Review: Logan

Logan is not your normal X-Men Movie, and that's a good thing!
Faced with the near-extinction of the X-Men mutants, the newest addition to the solo Wolverine saga and the X-Men series puts us in the middle of a mutant apocalypse. But is this apocalyptic world enough to make us forget about the flop that was X-Men: Apocalypse?

Although the third Hugh Jackman solo Wolverine movie, Logan is a departure from the two films that came before it. Set in the alternate timeline created in X-Men: Days of Future Past, Logan fast-forwards to the year 2029, where almost all mutants have gone extinct and no new mutants have been born in years. Wolverine has retreated into obscurity where he now works as a limousine driver. Hiding on the Mexican border in an abandoned mine, Wolverine keeps Professor Charles Xavier in a fallen water tower for his own safety. Now a senile man who struggles from seizures that can paralyze and potentially kill entire towns, Professor X is listed as a weapon of mass destruction and is watched over by Wolverine and another of the few remaining mutants, Caliban. While working to earn enough money to buy medication that keeps the professor under control, Wolverine is approached by a mysterious woman and a young girl who are being chased by government agents. The young girl, known as X-23, is a female Wolverine clone, and this encounter forces the Wolverine and Professor X to flee, taking the young X-23 along for the ride. On the run, Wolverine must grapple with Professor X’s dangerous condition and constant attack from the government agents, all the while being reluctantly pulled into the middle of the mutant’s last chance for survival.

Despite its departure from traditional comic book films, Logan is still at its heart what we have come to expect from the genre. There is still the central “main” villains, there are still superpowers, and there are still comic book tropes that we have come to expect. Logan departs from the genre, however, being the first Marvel movie in recent history with an “R” rating since Deadpool blazed the path last year. And trust me, they really want you to know that this is an R-rated movie. The opening scene had me rolling my eyes with the first line being “oh fuck” and then proceeding into a scene where Wolverine brutally defends himself against a group of carjackers. The opening scene set the expectations for the rest of the movie to be an over-the-top, annoyingly “edgy” film only for the sake of earning an R-rating.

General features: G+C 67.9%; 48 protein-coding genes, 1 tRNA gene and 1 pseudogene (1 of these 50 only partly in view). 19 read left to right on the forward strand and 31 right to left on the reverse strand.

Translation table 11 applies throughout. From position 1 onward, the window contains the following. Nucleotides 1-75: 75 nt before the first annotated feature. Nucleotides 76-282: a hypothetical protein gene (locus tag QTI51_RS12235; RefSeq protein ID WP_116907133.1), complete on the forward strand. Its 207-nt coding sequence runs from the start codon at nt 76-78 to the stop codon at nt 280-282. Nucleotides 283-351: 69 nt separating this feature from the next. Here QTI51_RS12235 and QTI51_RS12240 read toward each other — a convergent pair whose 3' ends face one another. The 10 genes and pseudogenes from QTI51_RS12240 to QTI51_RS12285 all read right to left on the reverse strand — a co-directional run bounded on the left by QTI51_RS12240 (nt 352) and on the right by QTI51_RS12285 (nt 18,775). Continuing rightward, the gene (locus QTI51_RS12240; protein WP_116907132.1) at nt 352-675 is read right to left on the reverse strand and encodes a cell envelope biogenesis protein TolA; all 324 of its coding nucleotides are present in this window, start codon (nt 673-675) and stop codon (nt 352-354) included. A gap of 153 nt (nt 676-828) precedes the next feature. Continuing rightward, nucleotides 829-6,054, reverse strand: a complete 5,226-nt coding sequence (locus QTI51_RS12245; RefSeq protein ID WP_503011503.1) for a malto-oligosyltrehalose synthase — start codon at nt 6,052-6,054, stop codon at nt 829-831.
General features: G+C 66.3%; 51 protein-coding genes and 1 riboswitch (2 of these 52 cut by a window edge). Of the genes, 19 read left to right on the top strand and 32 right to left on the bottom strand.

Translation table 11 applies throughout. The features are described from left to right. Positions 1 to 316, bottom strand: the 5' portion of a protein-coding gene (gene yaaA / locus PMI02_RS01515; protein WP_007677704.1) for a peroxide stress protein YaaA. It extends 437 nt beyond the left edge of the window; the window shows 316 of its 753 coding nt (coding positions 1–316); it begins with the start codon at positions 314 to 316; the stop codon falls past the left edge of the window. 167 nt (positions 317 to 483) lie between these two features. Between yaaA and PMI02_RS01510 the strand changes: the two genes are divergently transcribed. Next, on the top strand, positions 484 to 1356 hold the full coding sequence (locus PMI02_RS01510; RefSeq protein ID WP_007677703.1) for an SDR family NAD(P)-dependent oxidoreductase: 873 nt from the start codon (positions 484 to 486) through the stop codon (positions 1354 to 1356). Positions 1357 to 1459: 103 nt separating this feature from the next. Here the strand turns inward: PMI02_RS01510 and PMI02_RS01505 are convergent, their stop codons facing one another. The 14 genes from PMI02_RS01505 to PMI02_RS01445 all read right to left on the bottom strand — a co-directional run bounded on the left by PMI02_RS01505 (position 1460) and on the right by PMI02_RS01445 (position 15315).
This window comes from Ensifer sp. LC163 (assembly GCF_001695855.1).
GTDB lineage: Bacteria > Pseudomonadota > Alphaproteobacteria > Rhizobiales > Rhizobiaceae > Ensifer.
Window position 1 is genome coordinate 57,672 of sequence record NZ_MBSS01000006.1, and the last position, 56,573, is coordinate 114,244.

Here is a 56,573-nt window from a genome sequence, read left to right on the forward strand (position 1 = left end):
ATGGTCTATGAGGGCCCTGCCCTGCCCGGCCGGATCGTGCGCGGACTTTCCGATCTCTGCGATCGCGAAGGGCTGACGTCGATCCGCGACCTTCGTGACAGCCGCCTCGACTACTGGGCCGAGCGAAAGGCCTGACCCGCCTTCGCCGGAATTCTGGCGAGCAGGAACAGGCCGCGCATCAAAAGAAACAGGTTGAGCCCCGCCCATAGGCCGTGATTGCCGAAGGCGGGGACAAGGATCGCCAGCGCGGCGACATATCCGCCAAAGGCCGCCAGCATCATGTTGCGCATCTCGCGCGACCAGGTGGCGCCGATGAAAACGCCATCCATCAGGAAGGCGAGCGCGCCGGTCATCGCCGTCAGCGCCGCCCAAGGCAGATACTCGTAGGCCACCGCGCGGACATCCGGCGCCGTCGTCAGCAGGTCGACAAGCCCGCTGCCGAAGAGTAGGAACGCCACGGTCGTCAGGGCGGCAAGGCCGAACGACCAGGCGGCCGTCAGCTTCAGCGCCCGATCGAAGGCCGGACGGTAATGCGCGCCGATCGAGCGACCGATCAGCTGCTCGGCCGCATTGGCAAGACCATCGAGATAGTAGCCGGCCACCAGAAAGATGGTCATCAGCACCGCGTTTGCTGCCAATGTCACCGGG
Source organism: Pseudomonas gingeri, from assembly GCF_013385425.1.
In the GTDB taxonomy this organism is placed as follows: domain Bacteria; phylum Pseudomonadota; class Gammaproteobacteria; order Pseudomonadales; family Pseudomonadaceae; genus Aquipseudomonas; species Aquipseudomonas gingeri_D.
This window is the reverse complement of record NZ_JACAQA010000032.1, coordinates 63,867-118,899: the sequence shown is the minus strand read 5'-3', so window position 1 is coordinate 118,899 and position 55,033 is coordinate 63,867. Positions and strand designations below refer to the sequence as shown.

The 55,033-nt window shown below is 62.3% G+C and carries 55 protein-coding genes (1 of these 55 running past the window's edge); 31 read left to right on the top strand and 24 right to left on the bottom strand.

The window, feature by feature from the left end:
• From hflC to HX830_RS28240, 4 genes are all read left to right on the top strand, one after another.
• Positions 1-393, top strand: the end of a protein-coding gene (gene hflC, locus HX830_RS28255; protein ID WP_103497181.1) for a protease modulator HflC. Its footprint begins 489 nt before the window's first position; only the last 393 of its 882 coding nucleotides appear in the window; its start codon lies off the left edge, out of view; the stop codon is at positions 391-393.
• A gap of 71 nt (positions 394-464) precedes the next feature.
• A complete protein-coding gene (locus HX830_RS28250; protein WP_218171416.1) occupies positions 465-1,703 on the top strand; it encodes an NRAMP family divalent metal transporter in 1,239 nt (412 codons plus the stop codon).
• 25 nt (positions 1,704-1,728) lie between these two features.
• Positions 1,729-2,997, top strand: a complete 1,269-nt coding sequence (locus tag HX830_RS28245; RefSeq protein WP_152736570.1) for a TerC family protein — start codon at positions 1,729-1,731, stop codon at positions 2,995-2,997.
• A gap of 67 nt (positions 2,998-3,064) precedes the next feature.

My expectations after the first scene were happily turned on their head. Logan was a powerful, entertaining movie that did enough different and is bound to be a hit even to mainstream audiences. Other than the first scene, the movie utilized its R-rating well. Although I personally feel like some of the gore of the film could have been cut (not because it was exceptionally disturbing, but because some of it just wasn’t as polished as I wanted), a majority of the rating comes from circumstances that enhanced the movie. Logan features some great action that kept it fresh and exciting. But where it really shined was in the desperation and the on-the-run feeling that it evoked. The movie made it clear that no one was safe and that it truly set the stakes high. Despite its length, the action and the suspense kept the movie feeling short and never gave us a dull moment.

In this same vein, Logan was an amazing counterpoint to the Marvel and X-Men franchises. Despite still relying on some classic comic book tropes that I feel the movie would have been even better without, the overall feeling is drastically different. Even in their most desperate moments, Marvel and X-Men films still always have a hopeful, optimistic perspective. You always know that somehow things are going to work out. Logan turns all of that on its head. And it is all the more amazing for it. It sets us toward the end of the mutant extinction where every remaining mutant is stuck in a battle for their lives. It is desperate, dark, and almost fearless. And most surprisingly, the movie has emotionally poignant moments. It endears you to every character. Additionally, Logan is not a movie about heroes. It shows that our protagonists aren’t perfect and aren’t infallible.

Logan is one of the best showings the comic book movie genre has to offer. Deadpool proved comic book movies could be over-the-top, absurd, and could break out of the mold of the formula that made the movies before it so successful. And what Deadpool did to the industry, Logan has also done. Logan is proof again that comic book movies can be different. They can be dark and desperate, and they don’t have to focus on heroes. For these reasons, I recommend Logan to everyone – even people who didn’t love the previous X-Men or Marvel movies. Logan deserves all the praise it is soon to get.

4.8 out of 5

What would I have changed? (Spoilers)
Click here to read what I would Change
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Johnny Johnny (Contributor) was born and raised in San Diego. He's been a fan of films the majority of his life. He enjoys the feeling it invokes and the power it has to take you to another place. 

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